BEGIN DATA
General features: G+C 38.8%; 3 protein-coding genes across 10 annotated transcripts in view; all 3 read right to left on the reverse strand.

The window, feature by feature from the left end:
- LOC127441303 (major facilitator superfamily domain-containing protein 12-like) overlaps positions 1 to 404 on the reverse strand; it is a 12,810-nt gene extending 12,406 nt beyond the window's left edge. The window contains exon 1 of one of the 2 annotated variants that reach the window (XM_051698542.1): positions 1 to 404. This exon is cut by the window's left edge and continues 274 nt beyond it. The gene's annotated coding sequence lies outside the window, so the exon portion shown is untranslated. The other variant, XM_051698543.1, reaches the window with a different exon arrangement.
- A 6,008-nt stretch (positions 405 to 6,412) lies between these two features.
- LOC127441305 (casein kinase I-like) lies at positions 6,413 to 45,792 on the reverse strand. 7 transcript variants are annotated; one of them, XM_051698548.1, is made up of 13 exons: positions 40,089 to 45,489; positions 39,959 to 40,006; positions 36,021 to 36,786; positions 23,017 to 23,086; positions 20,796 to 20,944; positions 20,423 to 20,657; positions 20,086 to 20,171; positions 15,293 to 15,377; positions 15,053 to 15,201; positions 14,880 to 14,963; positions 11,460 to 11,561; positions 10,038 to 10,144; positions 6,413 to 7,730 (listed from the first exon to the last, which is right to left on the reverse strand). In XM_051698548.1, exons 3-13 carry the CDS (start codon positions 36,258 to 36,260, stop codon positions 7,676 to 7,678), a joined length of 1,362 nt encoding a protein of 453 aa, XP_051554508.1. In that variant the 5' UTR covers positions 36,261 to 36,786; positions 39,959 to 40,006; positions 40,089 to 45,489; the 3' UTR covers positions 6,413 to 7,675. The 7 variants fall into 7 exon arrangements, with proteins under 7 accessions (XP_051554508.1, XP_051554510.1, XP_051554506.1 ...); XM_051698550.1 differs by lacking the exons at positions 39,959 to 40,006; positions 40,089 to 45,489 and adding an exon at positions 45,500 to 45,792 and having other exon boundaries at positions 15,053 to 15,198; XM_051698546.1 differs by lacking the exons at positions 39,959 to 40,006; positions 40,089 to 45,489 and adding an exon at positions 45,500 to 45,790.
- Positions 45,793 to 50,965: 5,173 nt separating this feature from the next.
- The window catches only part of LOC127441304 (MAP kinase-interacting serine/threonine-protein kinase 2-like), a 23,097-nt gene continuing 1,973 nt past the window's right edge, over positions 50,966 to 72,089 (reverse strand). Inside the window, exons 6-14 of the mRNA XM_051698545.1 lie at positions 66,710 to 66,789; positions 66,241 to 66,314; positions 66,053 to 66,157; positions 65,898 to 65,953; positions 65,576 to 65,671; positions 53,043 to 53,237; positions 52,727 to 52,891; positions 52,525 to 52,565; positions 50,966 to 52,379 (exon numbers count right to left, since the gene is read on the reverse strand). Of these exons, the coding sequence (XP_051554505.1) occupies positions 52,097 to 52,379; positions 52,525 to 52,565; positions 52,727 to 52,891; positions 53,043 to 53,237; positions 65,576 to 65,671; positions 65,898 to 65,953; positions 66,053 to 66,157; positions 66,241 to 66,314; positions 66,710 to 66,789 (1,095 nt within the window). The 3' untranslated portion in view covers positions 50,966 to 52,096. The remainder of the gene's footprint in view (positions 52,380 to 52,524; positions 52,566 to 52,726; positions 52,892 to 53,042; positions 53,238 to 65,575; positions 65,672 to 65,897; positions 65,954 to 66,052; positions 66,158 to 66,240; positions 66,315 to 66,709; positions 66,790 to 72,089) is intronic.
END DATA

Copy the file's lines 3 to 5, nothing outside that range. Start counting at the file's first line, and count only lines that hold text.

- LOC127441303 (major facilitator superfamily domain-containing protein 12-like) overlaps positions 1 to 404 on the reverse strand; it is a 12,810-nt gene extending 12,406 nt beyond the window's left edge. The window contains exon 1 of one of the 2 annotated variants that reach the window (XM_051698542.1): positions 1 to 404. This exon is cut by the window's left edge and continues 274 nt beyond it. The gene's annotated coding sequence lies outside the window, so the exon portion shown is untranslated. The other variant, XM_051698543.1, reaches the window with a different exon arrangement.
- A 6,008-nt stretch (positions 405 to 6,412) lies between these two features.
- LOC127441305 (casein kinase I-like) lies at positions 6,413 to 45,792 on the reverse strand. 7 transcript variants are annotated; one of them, XM_051698548.1, is made up of 13 exons: positions 40,089 to 45,489; positions 39,959 to 40,006; positions 36,021 to 36,786; positions 23,017 to 23,086; positions 20,796 to 20,944; positions 20,423 to 20,657; positions 20,086 to 20,171; positions 15,293 to 15,377; positions 15,053 to 15,201; positions 14,880 to 14,963; positions 11,460 to 11,561; positions 10,038 to 10,144; positions 6,413 to 7,730 (listed from the first exon to the last, which is right to left on the reverse strand). In XM_051698548.1, exons 3-13 carry the CDS (start codon positions 36,258 to 36,260, stop codon positions 7,676 to 7,678), a joined length of 1,362 nt encoding a protein of 453 aa, XP_051554508.1. In that variant the 5' UTR covers positions 36,261 to 36,786; positions 39,959 to 40,006; positions 40,089 to 45,489; the 3' UTR covers positions 6,413 to 7,675. The 7 variants fall into 7 exon arrangements, with proteins under 7 accessions (XP_051554508.1, XP_051554510.1, XP_051554506.1 ...); XM_051698550.1 differs by lacking the exons at positions 39,959 to 40,006; positions 40,089 to 45,489 and adding an exon at positions 45,500 to 45,792 and having other exon boundaries at positions 15,053 to 15,198; XM_051698546.1 differs by lacking the exons at positions 39,959 to 40,006; positions 40,089 to 45,489 and adding an exon at positions 45,500 to 45,790.